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NDRC Expects Food Prices to Stabilise

CHINA - China's consumer prices are likely to remain high in the second quarter of this year, but food prices, the main driver of the country's inflation, are predicted to stabilize, a senior official from the National Development and Reform Commission (NDRC) said on Wednesday.

Soaring prices for commodities in the international markets, including crude oil, iron ore, and grains, may continue to fuel the nation's inflation in the second quarter, said Zhou Wangjun, deputy head of the pricing department of the NDRC, the country's top economic planner.

"Food prices tended to be stable and some even declined in March, signaling the government's measures to rein in prices have taken effect," Mr Zhou said.

The nation's consumer price index (CPI), the main gauge of inflation, climbed to a 32-month high of 5.4 per cent in March, according to data from the National Bureau of Statistics (NBS).

Food prices, which account for about 30 per cent of the CPI basket, increased by 11 per cent in March from a year earlier, the same amount as the year-on-year rise in the first two months of this year, indicating a stabilizing trend, the NBS said.

The Chinese government has made stabilizing prices a key task in the first year of the 12th Five-Year Plan (2011-2015). The authorities have stepped up efforts to postpone price rises of utilities, increased support for grain producers and took administrative measures to control prices.

In March, vegetable prices fell by 6.2 per cent, egg prices by 7 per cent, and the price of aquatic products by 2.3 per cent, compared with a year ago, according to Zhou.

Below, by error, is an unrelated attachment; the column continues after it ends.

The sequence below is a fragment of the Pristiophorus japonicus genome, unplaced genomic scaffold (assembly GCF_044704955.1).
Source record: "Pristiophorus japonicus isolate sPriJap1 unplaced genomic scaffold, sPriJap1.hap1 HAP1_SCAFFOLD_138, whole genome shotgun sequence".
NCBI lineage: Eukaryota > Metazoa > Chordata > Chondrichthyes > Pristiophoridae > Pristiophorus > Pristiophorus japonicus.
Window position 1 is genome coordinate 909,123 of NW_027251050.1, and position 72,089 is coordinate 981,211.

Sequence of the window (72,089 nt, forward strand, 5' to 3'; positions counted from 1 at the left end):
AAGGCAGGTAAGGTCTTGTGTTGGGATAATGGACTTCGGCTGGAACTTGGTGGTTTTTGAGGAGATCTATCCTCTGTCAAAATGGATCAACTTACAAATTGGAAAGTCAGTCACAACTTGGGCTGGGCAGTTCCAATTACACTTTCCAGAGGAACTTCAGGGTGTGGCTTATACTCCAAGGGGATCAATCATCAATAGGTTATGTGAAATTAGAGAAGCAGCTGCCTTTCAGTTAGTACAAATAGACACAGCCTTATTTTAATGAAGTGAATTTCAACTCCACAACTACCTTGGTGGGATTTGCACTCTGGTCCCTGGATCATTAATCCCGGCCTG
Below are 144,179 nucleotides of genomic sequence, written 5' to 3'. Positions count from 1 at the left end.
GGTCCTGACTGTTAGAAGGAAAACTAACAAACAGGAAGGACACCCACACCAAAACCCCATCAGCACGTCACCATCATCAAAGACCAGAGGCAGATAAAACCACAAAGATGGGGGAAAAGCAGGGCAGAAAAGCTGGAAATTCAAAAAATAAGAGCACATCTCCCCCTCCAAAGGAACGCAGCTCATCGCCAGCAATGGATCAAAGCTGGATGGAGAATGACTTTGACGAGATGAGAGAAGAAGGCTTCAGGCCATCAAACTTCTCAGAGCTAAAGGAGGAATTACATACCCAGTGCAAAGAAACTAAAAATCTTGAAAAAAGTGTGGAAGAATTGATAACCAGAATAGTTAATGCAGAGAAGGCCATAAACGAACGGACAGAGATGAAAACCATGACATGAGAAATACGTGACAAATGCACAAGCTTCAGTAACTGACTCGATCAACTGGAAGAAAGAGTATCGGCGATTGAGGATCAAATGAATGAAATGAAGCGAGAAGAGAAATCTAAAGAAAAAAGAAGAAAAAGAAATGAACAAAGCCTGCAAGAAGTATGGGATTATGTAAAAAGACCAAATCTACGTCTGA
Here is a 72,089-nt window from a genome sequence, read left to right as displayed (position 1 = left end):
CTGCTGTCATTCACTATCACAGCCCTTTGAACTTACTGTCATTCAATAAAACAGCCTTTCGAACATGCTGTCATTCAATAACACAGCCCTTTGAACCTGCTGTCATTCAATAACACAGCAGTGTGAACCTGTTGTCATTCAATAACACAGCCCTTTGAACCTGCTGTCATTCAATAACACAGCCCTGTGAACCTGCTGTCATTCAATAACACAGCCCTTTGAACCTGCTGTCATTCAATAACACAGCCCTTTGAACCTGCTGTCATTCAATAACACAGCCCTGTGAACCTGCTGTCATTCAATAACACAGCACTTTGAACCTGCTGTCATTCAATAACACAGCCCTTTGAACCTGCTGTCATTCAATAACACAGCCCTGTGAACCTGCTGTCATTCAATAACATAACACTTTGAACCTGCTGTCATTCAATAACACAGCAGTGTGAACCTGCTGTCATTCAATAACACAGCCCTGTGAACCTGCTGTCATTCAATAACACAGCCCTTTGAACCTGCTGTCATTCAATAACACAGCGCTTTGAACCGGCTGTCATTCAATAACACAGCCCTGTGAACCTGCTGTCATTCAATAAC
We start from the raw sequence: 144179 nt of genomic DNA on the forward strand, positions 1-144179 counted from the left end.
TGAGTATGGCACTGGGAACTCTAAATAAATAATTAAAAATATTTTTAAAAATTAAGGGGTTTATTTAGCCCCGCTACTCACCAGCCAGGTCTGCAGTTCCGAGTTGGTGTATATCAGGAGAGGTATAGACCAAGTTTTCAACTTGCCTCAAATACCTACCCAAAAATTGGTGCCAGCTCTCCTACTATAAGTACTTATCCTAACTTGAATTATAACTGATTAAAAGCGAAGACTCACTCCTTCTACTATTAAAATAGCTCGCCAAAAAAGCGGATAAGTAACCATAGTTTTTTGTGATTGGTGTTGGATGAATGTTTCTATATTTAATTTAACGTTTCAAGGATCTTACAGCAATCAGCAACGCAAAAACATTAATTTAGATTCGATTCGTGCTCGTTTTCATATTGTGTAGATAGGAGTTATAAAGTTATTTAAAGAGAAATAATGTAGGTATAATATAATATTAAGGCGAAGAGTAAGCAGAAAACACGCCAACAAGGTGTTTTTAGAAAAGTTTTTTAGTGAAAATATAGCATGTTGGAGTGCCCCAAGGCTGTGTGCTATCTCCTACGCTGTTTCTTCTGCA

He said that industrial products in China are oversupplied, and food supply can "completely" satisfy consumers' demand. "The Chinese government has the ability to curb inflation," Mr Zhou said.

Zhu Hongren, chief engineer of the Ministry of Industry and Information Technology (MIIT), said on Wednesday that other than food prices, surging international raw-material prices are adding to the pressure of imported inflation in China, and this has been boosted by the quantitative easing policy in some major developed economies.

A report from the Chinese Academy of Social Sciences (CASS) said on Monday that the country's total grain output may increase to 550 million tons this year, from 546.41 million tons in 2010.

The output of oil seeds may increase by 2 per cent to more than 33 million tons in 2011 from a year earlier, and the output of meat is likely to grow by 3.5 per cent to at least 82 million tons, helping to counter food price increases this year, the CASS report said.

According to an NBS survey of more than 70,000 rural households, the planting area for grain was predicted to be 110.28 million hectares, 400,000 hectares more than that in 2010, the bureau said.

In the first three months of this year, the total output of pork, beef, mutton and poultry increased by 1.8 per cent year-on-year to 21.42 million tons, according to the data from the NBS released on 15 April.

the Fish Site Editor

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